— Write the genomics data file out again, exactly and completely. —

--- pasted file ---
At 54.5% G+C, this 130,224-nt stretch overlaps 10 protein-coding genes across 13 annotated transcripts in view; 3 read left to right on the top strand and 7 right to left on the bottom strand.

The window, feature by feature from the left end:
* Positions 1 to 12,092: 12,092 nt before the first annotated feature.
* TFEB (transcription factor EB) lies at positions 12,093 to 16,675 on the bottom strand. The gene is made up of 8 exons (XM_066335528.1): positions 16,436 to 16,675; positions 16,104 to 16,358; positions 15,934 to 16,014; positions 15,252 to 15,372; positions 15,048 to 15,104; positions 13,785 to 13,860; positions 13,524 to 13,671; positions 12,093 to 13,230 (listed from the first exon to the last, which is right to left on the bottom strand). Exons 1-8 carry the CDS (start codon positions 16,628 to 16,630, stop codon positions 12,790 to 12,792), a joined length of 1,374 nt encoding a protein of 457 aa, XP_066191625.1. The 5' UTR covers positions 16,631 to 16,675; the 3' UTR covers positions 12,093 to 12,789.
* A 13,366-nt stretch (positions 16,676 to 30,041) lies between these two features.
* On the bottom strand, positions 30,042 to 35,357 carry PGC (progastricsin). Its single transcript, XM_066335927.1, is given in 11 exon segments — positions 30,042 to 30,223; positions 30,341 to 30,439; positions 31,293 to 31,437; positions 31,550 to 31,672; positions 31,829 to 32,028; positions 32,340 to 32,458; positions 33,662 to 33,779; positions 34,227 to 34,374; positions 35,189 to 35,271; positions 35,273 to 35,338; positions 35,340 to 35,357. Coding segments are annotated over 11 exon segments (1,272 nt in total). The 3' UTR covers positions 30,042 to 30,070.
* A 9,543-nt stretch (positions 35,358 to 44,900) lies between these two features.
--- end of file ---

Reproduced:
At 54.5% G+C, this 130,224-nt stretch overlaps 10 protein-coding genes across 13 annotated transcripts in view; 3 read left to right on the top strand and 7 right to left on the bottom strand.

The window, feature by feature from the left end:
* Positions 1 to 12,092: 12,092 nt before the first annotated feature.
* TFEB (transcription factor EB) lies at positions 12,093 to 16,675 on the bottom strand. The gene is made up of 8 exons (XM_066335528.1): positions 16,436 to 16,675; positions 16,104 to 16,358; positions 15,934 to 16,014; positions 15,252 to 15,372; positions 15,048 to 15,104; positions 13,785 to 13,860; positions 13,524 to 13,671; positions 12,093 to 13,230 (listed from the first exon to the last, which is right to left on the bottom strand). Exons 1-8 carry the CDS (start codon positions 16,628 to 16,630, stop codon positions 12,790 to 12,792), a joined length of 1,374 nt encoding a protein of 457 aa, XP_066191625.1. The 5' UTR covers positions 16,631 to 16,675; the 3' UTR covers positions 12,093 to 12,789.
* A 13,366-nt stretch (positions 16,676 to 30,041) lies between these two features.
* On the bottom strand, positions 30,042 to 35,357 carry PGC (progastricsin). Its single transcript, XM_066335927.1, is given in 11 exon segments — positions 30,042 to 30,223; positions 30,341 to 30,439; positions 31,293 to 31,437; positions 31,550 to 31,672; positions 31,829 to 32,028; positions 32,340 to 32,458; positions 33,662 to 33,779; positions 34,227 to 34,374; positions 35,189 to 35,271; positions 35,273 to 35,338; positions 35,340 to 35,357. Coding segments are annotated over 11 exon segments (1,272 nt in total). The 3' UTR covers positions 30,042 to 30,070.
* A 9,543-nt stretch (positions 35,358 to 44,900) lies between these two features.